Where’s the science, President ?

When I first started this blog with my friend about 2.5 years ago, it was with an intention to put forward our ideas about science and math. I remember the high school days when we used to discuss vague topics in science, often baffling people around us. Never do I recollect talking about politics though. This blog followed the same trend with scores of articles about astronomy, statistics, economics but hardly any political commentary.

But the extraordinary events going on in the name of the great 2016 American Election have made me sit up and take notice. Everyone of us has an opinion about Donald Trump. I am not here to do any general Trump bashing. Much of that is available on youtube and probably in a more entertaining manner than I might present things here. The angle which I want to cover here is the amazing disregard for science and math that this presidential race has shown.

I have been living in the U.S. for more than 3 years now. Many things have surprised me about this country, but one aspect that has been reinforced is the level of scientific progress here. Countless researchers are involved in working on ground breaking technologies and discoveries all over the country. U.S accounts for more than 30% of scientific publications in the world annually. Equally impressive is the staggering number of students assisting in the endeavor.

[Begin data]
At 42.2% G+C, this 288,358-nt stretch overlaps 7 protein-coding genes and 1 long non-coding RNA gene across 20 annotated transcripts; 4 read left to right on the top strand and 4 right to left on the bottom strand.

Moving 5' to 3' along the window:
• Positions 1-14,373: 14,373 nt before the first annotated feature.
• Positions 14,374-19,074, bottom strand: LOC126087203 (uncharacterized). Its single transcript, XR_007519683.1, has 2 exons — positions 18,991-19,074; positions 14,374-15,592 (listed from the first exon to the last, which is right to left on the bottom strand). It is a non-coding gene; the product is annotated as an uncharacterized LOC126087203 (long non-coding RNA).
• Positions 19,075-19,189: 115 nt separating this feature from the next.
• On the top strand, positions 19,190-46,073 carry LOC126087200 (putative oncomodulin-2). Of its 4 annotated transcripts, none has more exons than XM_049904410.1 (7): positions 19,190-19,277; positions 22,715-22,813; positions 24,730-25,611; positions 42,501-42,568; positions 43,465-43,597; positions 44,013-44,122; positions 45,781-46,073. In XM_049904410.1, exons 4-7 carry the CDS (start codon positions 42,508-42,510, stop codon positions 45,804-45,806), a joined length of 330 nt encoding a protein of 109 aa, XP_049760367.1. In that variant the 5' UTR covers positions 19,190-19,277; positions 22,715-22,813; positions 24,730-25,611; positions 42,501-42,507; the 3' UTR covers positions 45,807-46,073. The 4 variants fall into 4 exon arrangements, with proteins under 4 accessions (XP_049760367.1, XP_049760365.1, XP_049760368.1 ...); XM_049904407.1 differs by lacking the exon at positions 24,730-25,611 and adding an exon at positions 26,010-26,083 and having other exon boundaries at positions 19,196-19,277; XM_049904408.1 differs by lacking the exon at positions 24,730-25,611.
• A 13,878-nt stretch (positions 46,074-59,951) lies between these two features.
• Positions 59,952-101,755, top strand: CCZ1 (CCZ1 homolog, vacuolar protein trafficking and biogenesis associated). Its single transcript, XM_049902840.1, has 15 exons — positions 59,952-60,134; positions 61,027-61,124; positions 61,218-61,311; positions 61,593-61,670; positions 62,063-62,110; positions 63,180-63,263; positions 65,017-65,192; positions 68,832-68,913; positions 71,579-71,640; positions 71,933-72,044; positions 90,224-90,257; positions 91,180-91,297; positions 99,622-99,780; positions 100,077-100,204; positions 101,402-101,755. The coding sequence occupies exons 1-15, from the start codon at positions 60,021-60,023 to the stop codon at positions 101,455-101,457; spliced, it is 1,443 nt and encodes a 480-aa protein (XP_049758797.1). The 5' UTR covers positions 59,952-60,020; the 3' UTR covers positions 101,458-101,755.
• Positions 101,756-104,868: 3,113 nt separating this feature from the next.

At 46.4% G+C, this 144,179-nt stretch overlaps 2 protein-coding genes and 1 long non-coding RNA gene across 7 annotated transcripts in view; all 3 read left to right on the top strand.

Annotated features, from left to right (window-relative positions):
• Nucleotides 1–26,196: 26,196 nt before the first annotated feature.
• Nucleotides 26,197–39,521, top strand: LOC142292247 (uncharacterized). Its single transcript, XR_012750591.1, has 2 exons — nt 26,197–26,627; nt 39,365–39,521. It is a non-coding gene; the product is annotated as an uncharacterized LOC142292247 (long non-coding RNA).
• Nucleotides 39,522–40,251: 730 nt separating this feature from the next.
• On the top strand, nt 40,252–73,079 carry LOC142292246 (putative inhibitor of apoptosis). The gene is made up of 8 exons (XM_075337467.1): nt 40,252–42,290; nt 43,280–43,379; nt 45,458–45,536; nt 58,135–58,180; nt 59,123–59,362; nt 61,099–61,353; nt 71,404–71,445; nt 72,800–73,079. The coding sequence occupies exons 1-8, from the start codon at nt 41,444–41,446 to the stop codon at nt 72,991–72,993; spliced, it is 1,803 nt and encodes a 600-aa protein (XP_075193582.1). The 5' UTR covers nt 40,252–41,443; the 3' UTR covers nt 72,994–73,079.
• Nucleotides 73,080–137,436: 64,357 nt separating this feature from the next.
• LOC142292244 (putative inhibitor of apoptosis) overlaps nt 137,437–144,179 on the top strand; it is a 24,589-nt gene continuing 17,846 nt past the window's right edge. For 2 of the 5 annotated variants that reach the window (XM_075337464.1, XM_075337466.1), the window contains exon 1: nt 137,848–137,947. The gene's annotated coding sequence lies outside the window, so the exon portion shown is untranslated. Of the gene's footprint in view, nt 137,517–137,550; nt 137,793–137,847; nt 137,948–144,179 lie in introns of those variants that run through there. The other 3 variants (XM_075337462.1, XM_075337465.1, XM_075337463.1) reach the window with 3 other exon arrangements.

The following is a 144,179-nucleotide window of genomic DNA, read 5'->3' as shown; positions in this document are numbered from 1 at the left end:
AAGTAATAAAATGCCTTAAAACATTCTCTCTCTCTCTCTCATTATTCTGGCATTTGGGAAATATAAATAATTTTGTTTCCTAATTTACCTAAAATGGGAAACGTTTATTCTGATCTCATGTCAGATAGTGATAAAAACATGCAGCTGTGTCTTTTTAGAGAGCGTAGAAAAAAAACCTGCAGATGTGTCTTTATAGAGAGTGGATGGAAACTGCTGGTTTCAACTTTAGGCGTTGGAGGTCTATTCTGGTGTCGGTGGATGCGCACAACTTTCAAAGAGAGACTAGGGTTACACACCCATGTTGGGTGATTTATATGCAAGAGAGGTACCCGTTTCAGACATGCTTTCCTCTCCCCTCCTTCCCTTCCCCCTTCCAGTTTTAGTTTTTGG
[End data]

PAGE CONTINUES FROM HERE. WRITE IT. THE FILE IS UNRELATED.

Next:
But judging from how the presidential campaign is going on, one would hardly think that science is even a subject taught in high school. Right from the primaries, the focus has been on immigration and economics. In the primary debates, the only scientific topic that came up was climate change. It is perhaps the most important concern facing humankind right now. But most of the candidates treated it how a child treats the last 2 problems of his/her homework; they just want to finish it off quickly so that they can go out and play with their buddies.